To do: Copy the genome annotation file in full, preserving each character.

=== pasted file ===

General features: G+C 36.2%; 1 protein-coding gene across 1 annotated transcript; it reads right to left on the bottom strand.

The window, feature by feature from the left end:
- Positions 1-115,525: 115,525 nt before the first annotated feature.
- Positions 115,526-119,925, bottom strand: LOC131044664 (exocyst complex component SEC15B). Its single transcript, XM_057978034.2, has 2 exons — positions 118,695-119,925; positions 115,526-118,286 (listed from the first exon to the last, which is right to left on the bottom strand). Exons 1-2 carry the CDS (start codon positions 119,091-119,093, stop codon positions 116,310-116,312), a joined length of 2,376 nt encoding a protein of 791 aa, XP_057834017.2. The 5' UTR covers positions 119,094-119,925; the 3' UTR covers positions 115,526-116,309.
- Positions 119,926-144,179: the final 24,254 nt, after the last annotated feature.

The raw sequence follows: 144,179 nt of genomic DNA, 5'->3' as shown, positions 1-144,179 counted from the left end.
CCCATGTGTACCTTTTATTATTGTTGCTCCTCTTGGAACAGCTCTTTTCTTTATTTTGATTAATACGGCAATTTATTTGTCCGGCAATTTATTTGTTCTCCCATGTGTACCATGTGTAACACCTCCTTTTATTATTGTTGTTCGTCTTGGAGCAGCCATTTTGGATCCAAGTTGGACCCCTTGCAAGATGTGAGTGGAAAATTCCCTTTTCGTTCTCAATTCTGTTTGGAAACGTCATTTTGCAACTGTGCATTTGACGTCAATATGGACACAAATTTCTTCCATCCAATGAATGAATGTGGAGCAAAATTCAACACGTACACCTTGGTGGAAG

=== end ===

General features: G+C 36.2%; 1 protein-coding gene across 1 annotated transcript; it reads right to left on the bottom strand.

The window, feature by feature from the left end:
- Positions 1-115,525: 115,525 nt before the first annotated feature.
- Positions 115,526-119,925, bottom strand: LOC131044664 (exocyst complex component SEC15B). Its single transcript, XM_057978034.2, has 2 exons — positions 118,695-119,925; positions 115,526-118,286 (listed from the first exon to the last, which is right to left on the bottom strand). Exons 1-2 carry the CDS (start codon positions 119,091-119,093, stop codon positions 116,310-116,312), a joined length of 2,376 nt encoding a protein of 791 aa, XP_057834017.2. The 5' UTR covers positions 119,094-119,925; the 3' UTR covers positions 115,526-116,309.
- Positions 119,926-144,179: the final 24,254 nt, after the last annotated feature.

The raw sequence follows: 144,179 nt of genomic DNA, 5'->3' as shown, positions 1-144,179 counted from the left end.
CCCATGTGTACCTTTTATTATTGTTGCTCCTCTTGGAACAGCTCTTTTCTTTATTTTGATTAATACGGCAATTTATTTGTCCGGCAATTTATTTGTTCTCCCATGTGTACCATGTGTAACACCTCCTTTTATTATTGTTGTTCGTCTTGGAGCAGCCATTTTGGATCCAAGTTGGACCCCTTGCAAGATGTGAGTGGAAAATTCCCTTTTCGTTCTCAATTCTGTTTGGAAACGTCATTTTGCAACTGTGCATTTGACGTCAATATGGACACAAATTTCTTCCATCCAATGAATGAATGTGGAGCAAAATTCAACACGTACACCTTGGTGGAAG